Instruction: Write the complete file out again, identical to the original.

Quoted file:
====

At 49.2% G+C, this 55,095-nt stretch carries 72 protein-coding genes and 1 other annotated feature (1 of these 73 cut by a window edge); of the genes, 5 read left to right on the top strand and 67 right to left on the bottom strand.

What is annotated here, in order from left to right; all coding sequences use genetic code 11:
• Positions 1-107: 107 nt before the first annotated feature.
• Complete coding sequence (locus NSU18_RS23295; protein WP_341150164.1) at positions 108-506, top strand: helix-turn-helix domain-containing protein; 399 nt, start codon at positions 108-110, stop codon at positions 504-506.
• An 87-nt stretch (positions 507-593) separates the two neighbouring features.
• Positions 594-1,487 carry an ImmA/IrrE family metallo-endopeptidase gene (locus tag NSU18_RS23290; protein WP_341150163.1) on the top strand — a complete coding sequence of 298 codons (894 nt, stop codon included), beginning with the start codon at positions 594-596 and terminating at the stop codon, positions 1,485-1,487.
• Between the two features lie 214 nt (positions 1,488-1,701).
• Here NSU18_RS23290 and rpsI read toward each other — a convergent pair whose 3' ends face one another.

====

At 49.2% G+C, this 55,095-nt stretch carries 72 protein-coding genes and 1 other annotated feature (1 of these 73 cut by a window edge); of the genes, 5 read left to right on the top strand and 67 right to left on the bottom strand.

What is annotated here, in order from left to right; all coding sequences use genetic code 11:
• Positions 1-107: 107 nt before the first annotated feature.
• Complete coding sequence (locus NSU18_RS23295; protein WP_341150164.1) at positions 108-506, top strand: helix-turn-helix domain-containing protein; 399 nt, start codon at positions 108-110, stop codon at positions 504-506.
• An 87-nt stretch (positions 507-593) separates the two neighbouring features.
• Positions 594-1,487 carry an ImmA/IrrE family metallo-endopeptidase gene (locus tag NSU18_RS23290; protein WP_341150163.1) on the top strand — a complete coding sequence of 298 codons (894 nt, stop codon included), beginning with the start codon at positions 594-596 and terminating at the stop codon, positions 1,485-1,487.
• Between the two features lie 214 nt (positions 1,488-1,701).
• Here NSU18_RS23290 and rpsI read toward each other — a convergent pair whose 3' ends face one another.